On Aug. 31, Manatee High School alum Willie Taggart, 36, will step onto the field at Raymond James Stadium as the first African-American head football coach in University of South Florida history—although he’s not dwelling on that distinction. “I just want to be known as a football coach,” he says.
A state championship-winning quarterback at Manatee, Taggart says he sees Hurricanes coach Joe Kinnan as a model. “He was organized and highly competitive throughout the entire year,” he says. “To me, that’s the winning way.” Taggart’s coaching career has included positions at his alma mater, Western Kentucky University, where he worked alongside Jack Harbaugh (and eventually became that school’s first African-American head coach, too), as well as a stint at Stanford University under Jack’s son, Jim, who’s now the head coach of the San Francisco 49ers.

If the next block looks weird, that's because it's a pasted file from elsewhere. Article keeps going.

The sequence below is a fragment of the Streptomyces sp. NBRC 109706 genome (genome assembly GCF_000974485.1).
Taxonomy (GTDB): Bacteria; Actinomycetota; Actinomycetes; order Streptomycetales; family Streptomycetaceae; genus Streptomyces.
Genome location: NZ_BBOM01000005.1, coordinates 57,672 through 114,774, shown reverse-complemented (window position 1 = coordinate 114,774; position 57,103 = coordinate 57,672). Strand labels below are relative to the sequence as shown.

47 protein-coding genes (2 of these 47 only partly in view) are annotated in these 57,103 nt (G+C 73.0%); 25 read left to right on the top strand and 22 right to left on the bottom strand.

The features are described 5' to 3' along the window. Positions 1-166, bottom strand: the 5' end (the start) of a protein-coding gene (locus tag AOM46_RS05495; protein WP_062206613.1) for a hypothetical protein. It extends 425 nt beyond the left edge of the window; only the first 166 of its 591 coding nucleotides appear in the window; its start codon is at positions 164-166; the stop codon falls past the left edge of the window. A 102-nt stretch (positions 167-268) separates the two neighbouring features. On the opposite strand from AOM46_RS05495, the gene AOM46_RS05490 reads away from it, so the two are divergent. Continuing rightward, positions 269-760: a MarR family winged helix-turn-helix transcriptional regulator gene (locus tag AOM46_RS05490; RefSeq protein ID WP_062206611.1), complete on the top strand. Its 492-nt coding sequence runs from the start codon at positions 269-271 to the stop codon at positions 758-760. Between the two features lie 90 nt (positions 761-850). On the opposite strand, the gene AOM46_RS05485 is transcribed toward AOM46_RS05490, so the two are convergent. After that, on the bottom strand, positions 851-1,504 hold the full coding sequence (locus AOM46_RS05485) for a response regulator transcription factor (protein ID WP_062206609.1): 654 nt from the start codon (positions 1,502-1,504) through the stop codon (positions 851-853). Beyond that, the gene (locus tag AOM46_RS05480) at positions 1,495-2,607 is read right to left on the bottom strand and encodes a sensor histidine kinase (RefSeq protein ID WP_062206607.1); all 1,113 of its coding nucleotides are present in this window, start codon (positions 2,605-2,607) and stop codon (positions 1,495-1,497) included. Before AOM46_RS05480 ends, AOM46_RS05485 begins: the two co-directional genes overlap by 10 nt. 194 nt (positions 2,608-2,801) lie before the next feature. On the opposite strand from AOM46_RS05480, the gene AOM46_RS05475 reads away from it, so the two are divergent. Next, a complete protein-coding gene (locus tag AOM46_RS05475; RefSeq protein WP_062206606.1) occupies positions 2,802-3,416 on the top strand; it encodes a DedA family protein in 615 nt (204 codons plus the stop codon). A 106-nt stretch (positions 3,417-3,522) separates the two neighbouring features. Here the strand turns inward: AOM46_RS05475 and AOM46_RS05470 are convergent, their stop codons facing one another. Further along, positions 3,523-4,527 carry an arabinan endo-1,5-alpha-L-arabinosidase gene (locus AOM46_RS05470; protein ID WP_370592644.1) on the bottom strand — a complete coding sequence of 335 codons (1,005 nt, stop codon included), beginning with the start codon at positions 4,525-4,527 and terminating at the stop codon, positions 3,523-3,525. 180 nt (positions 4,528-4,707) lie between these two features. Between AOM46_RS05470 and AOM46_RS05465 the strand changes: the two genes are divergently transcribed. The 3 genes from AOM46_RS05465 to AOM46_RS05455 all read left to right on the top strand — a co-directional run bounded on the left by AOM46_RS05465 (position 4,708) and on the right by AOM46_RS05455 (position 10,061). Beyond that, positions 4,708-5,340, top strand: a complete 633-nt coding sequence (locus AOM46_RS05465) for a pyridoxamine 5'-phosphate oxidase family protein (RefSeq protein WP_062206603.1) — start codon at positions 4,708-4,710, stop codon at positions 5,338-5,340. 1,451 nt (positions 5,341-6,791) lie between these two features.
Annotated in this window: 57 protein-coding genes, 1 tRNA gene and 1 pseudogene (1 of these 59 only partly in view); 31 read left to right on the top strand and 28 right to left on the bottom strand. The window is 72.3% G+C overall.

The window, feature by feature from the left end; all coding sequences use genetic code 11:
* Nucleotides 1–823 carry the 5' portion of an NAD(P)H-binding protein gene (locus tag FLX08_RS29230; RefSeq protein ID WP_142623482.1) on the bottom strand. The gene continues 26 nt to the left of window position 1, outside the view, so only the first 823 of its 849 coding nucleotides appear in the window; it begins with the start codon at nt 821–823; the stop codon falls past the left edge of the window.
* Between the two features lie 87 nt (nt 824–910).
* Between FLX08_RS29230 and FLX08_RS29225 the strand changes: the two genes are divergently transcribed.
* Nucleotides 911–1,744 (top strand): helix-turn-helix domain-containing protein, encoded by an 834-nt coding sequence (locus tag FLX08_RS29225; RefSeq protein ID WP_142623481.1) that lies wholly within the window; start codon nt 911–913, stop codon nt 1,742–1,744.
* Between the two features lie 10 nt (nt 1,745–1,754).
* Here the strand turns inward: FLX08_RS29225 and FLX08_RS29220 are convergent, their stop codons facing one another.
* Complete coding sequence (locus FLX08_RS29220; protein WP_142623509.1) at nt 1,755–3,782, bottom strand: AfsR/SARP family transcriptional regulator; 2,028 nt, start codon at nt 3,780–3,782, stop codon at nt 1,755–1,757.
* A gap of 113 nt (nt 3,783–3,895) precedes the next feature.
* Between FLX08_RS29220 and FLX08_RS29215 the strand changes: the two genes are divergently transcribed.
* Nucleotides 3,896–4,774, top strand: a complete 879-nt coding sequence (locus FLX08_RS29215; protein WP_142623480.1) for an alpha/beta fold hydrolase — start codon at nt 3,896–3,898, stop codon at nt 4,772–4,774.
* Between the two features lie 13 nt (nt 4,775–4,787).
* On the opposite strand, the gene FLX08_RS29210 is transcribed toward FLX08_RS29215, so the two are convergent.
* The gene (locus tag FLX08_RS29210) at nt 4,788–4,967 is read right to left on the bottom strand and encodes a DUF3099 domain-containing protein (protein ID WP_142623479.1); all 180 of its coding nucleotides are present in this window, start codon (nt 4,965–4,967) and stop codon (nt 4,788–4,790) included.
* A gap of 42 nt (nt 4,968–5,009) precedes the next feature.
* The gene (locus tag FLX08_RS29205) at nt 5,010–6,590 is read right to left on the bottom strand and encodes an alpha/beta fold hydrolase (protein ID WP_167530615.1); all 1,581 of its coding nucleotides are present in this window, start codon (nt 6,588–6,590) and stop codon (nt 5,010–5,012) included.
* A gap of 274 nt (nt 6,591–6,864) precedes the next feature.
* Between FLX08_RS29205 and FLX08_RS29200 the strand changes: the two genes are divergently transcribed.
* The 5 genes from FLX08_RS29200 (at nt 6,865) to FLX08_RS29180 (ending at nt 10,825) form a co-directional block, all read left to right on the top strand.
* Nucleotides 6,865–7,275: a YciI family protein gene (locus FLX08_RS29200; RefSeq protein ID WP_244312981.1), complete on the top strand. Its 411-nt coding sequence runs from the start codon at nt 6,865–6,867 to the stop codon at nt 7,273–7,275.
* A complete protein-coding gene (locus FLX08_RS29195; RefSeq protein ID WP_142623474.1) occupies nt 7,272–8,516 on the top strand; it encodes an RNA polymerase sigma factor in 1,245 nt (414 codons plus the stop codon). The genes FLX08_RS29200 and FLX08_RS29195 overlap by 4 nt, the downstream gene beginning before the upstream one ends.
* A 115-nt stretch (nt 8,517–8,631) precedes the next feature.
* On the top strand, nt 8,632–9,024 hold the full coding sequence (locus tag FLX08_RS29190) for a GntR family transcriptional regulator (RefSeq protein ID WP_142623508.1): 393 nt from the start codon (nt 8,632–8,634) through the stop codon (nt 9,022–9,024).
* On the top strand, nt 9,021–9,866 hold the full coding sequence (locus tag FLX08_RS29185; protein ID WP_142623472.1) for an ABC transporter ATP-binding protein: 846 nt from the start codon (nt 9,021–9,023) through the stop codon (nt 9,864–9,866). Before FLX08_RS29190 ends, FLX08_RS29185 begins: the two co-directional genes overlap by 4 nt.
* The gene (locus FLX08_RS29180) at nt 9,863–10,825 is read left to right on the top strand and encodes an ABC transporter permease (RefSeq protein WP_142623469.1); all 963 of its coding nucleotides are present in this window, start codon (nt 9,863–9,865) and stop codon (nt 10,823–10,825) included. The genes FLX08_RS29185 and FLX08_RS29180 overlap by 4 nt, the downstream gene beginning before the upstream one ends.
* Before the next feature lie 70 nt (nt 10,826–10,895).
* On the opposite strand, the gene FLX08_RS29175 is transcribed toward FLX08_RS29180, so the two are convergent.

At USF, Taggart, who is naturally cheerful and enthusiastic, has been readying his team to play “strong, smart football. We have to train them to do things the way we think is best for our team,” he says. “You win in the offseason.”
The Bulls may have gone 3-and-9 last year, but their new coach isn’t shying away from bold ambitions. His goal for this season? “To win a national championship,” he declares. “If you don’t believe it, it won’t happen.”
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